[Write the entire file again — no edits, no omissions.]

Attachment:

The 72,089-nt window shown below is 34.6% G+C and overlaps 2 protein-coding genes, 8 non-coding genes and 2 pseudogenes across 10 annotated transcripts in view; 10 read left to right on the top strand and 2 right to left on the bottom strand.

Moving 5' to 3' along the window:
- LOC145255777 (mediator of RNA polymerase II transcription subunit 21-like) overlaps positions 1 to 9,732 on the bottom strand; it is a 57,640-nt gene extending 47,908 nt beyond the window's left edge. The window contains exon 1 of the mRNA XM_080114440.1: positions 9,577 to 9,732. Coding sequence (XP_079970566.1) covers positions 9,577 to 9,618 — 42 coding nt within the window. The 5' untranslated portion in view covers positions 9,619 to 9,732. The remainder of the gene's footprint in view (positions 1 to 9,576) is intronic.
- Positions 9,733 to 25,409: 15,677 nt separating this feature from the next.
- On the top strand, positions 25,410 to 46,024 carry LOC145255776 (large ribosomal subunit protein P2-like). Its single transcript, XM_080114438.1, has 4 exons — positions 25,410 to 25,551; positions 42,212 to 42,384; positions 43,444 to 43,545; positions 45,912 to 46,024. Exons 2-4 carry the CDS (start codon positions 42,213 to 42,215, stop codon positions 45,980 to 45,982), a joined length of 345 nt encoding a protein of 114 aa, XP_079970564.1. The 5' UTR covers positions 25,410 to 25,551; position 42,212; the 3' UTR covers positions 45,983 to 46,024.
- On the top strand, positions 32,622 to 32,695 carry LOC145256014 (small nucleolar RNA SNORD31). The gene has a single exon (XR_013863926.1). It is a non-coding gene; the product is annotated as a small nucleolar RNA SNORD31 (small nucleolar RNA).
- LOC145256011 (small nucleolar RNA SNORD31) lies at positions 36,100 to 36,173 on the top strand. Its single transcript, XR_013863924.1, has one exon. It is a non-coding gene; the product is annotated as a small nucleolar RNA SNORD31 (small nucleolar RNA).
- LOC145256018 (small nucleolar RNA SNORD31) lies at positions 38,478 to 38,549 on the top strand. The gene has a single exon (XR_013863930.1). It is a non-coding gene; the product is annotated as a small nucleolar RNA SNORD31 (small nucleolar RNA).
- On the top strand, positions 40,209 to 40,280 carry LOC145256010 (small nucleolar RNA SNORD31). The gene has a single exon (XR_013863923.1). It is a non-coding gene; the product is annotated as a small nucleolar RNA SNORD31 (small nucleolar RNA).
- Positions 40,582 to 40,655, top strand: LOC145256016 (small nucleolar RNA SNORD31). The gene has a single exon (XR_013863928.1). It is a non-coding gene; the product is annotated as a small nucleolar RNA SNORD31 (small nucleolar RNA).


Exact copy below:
The 72,089-nt window shown below is 34.6% G+C and overlaps 2 protein-coding genes, 8 non-coding genes and 2 pseudogenes across 10 annotated transcripts in view; 10 read left to right on the top strand and 2 right to left on the bottom strand.

Moving 5' to 3' along the window:
- LOC145255777 (mediator of RNA polymerase II transcription subunit 21-like) overlaps positions 1 to 9,732 on the bottom strand; it is a 57,640-nt gene extending 47,908 nt beyond the window's left edge. The window contains exon 1 of the mRNA XM_080114440.1: positions 9,577 to 9,732. Coding sequence (XP_079970566.1) covers positions 9,577 to 9,618 — 42 coding nt within the window. The 5' untranslated portion in view covers positions 9,619 to 9,732. The remainder of the gene's footprint in view (positions 1 to 9,576) is intronic.
- Positions 9,733 to 25,409: 15,677 nt separating this feature from the next.
- On the top strand, positions 25,410 to 46,024 carry LOC145255776 (large ribosomal subunit protein P2-like). Its single transcript, XM_080114438.1, has 4 exons — positions 25,410 to 25,551; positions 42,212 to 42,384; positions 43,444 to 43,545; positions 45,912 to 46,024. Exons 2-4 carry the CDS (start codon positions 42,213 to 42,215, stop codon positions 45,980 to 45,982), a joined length of 345 nt encoding a protein of 114 aa, XP_079970564.1. The 5' UTR covers positions 25,410 to 25,551; position 42,212; the 3' UTR covers positions 45,983 to 46,024.
- On the top strand, positions 32,622 to 32,695 carry LOC145256014 (small nucleolar RNA SNORD31). The gene has a single exon (XR_013863926.1). It is a non-coding gene; the product is annotated as a small nucleolar RNA SNORD31 (small nucleolar RNA).
- LOC145256011 (small nucleolar RNA SNORD31) lies at positions 36,100 to 36,173 on the top strand. Its single transcript, XR_013863924.1, has one exon. It is a non-coding gene; the product is annotated as a small nucleolar RNA SNORD31 (small nucleolar RNA).
- LOC145256018 (small nucleolar RNA SNORD31) lies at positions 38,478 to 38,549 on the top strand. The gene has a single exon (XR_013863930.1). It is a non-coding gene; the product is annotated as a small nucleolar RNA SNORD31 (small nucleolar RNA).
- On the top strand, positions 40,209 to 40,280 carry LOC145256010 (small nucleolar RNA SNORD31). The gene has a single exon (XR_013863923.1). It is a non-coding gene; the product is annotated as a small nucleolar RNA SNORD31 (small nucleolar RNA).
- Positions 40,582 to 40,655, top strand: LOC145256016 (small nucleolar RNA SNORD31). The gene has a single exon (XR_013863928.1). It is a non-coding gene; the product is annotated as a small nucleolar RNA SNORD31 (small nucleolar RNA).